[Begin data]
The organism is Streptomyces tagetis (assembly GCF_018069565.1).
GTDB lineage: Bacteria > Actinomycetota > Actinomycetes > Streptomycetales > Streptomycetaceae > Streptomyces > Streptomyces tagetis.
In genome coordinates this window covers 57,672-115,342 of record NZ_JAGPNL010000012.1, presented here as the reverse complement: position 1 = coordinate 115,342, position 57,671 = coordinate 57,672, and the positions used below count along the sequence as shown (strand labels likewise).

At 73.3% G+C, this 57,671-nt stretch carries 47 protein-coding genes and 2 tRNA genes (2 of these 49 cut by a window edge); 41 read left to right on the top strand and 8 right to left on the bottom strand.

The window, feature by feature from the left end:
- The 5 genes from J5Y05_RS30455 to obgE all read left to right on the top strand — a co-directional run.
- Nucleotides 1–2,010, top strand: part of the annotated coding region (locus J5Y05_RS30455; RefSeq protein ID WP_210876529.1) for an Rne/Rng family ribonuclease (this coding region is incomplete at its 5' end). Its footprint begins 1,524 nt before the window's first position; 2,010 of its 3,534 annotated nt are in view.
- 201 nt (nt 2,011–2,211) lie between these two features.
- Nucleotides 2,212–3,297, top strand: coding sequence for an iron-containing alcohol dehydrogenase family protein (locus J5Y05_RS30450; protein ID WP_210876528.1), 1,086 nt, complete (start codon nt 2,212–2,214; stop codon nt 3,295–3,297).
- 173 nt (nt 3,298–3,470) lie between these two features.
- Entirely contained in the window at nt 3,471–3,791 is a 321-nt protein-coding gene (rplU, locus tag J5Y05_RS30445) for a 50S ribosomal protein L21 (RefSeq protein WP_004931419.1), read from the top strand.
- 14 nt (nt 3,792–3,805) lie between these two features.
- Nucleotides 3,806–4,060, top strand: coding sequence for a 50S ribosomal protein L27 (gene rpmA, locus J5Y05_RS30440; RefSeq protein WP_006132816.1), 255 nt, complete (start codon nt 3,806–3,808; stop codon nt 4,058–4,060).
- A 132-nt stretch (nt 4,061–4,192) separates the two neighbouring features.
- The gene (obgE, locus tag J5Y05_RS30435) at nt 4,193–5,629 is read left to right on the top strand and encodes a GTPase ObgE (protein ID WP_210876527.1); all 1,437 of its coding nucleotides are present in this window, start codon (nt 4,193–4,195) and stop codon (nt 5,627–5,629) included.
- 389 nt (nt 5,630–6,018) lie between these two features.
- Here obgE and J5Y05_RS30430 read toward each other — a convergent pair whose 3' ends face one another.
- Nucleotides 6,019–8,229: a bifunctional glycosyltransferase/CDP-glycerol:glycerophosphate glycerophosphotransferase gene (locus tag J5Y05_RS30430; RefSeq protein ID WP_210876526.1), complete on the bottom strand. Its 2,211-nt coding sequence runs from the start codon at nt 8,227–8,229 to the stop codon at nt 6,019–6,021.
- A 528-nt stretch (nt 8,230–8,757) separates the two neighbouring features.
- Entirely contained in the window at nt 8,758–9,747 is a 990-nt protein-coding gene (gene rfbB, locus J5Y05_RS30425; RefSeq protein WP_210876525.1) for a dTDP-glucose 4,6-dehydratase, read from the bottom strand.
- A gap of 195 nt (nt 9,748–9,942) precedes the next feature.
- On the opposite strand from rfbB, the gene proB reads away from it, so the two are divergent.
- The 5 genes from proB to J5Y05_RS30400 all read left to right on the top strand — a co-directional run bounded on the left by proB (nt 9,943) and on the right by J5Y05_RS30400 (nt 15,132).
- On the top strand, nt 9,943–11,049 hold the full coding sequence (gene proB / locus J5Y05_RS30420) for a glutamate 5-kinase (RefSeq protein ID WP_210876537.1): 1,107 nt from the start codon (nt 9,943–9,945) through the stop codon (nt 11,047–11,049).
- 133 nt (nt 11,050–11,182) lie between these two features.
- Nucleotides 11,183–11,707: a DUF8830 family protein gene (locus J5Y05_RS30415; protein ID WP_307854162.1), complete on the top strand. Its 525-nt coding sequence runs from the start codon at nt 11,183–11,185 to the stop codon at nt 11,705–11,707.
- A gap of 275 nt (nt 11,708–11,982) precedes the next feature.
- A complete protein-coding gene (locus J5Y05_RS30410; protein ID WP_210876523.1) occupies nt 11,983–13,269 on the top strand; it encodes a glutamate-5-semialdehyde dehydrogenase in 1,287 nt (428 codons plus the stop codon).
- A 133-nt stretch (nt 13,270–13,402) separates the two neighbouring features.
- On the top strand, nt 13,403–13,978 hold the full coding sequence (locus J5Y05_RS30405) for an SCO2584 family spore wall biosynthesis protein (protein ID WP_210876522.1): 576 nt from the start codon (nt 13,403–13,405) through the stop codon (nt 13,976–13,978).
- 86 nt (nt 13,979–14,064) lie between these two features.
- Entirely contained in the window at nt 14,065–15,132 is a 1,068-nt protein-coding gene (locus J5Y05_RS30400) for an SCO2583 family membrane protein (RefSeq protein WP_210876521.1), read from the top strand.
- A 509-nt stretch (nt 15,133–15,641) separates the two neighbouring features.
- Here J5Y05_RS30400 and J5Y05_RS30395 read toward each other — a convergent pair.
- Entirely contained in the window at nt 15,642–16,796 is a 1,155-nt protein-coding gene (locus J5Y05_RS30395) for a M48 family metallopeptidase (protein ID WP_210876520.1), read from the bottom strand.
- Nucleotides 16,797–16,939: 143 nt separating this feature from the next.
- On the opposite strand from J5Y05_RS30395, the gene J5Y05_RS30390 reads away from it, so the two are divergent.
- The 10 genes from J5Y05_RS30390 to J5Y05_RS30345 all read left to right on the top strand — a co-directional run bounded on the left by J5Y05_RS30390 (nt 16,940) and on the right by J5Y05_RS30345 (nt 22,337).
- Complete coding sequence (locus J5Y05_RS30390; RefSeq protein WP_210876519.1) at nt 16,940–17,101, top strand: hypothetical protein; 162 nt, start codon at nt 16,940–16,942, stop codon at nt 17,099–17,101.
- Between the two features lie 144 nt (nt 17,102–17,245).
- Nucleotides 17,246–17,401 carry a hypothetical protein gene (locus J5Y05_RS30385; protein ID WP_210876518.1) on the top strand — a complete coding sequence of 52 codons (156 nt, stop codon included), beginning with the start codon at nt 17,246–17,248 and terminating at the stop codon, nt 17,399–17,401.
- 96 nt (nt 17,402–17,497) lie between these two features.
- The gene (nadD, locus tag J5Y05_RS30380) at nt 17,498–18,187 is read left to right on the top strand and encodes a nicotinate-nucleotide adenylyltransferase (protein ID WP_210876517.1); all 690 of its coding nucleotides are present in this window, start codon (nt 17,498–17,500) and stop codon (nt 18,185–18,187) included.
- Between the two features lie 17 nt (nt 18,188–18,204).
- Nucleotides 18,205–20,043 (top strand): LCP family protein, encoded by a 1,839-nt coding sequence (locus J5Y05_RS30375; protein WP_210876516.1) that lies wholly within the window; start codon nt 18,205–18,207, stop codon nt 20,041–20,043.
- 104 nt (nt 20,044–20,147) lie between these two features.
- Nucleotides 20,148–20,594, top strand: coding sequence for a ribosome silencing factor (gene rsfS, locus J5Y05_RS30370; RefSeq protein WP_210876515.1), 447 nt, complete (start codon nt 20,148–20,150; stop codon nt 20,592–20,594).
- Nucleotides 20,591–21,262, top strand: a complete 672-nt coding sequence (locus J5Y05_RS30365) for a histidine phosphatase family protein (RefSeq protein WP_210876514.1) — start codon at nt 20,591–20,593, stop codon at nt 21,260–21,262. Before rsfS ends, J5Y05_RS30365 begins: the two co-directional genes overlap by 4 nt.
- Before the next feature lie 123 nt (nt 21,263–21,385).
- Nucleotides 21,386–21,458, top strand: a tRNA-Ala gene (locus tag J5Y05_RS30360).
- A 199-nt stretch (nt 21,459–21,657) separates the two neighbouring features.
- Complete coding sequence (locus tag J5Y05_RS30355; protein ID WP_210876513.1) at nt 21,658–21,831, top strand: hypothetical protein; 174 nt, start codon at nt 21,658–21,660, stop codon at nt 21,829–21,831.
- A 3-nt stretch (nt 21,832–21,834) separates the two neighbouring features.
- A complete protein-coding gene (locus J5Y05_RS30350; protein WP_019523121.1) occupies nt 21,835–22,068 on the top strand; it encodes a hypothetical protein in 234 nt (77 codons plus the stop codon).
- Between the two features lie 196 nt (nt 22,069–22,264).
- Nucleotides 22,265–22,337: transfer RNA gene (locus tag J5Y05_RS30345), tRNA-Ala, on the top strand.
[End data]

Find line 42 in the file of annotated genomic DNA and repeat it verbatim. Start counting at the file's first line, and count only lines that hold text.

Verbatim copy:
- 96 nt (nt 17,402–17,497) lie between these two features.